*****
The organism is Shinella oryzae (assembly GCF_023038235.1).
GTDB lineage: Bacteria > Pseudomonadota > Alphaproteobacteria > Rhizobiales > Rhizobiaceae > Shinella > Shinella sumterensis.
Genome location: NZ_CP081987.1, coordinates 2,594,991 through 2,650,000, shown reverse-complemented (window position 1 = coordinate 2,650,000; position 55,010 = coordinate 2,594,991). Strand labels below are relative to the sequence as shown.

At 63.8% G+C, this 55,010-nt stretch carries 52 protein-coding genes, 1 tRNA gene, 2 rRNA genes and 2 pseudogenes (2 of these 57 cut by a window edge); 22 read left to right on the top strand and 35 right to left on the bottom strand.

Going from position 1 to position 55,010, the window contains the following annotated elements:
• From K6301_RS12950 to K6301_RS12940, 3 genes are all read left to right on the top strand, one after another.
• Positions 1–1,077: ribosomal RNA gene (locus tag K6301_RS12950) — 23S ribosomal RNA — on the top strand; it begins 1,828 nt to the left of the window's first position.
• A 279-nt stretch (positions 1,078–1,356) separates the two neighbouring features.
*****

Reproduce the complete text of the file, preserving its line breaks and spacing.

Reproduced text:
The organism is Shinella oryzae (assembly GCF_023038235.1).
GTDB lineage: Bacteria > Pseudomonadota > Alphaproteobacteria > Rhizobiales > Rhizobiaceae > Shinella > Shinella sumterensis.
Genome location: NZ_CP081987.1, coordinates 2,594,991 through 2,650,000, shown reverse-complemented (window position 1 = coordinate 2,650,000; position 55,010 = coordinate 2,594,991). Strand labels below are relative to the sequence as shown.

At 63.8% G+C, this 55,010-nt stretch carries 52 protein-coding genes, 1 tRNA gene, 2 rRNA genes and 2 pseudogenes (2 of these 57 cut by a window edge); 22 read left to right on the top strand and 35 right to left on the bottom strand.

Going from position 1 to position 55,010, the window contains the following annotated elements:
• From K6301_RS12950 to K6301_RS12940, 3 genes are all read left to right on the top strand, one after another.
• Positions 1–1,077: ribosomal RNA gene (locus tag K6301_RS12950) — 23S ribosomal RNA — on the top strand; it begins 1,828 nt to the left of the window's first position.
• A 279-nt stretch (positions 1,078–1,356) separates the two neighbouring features.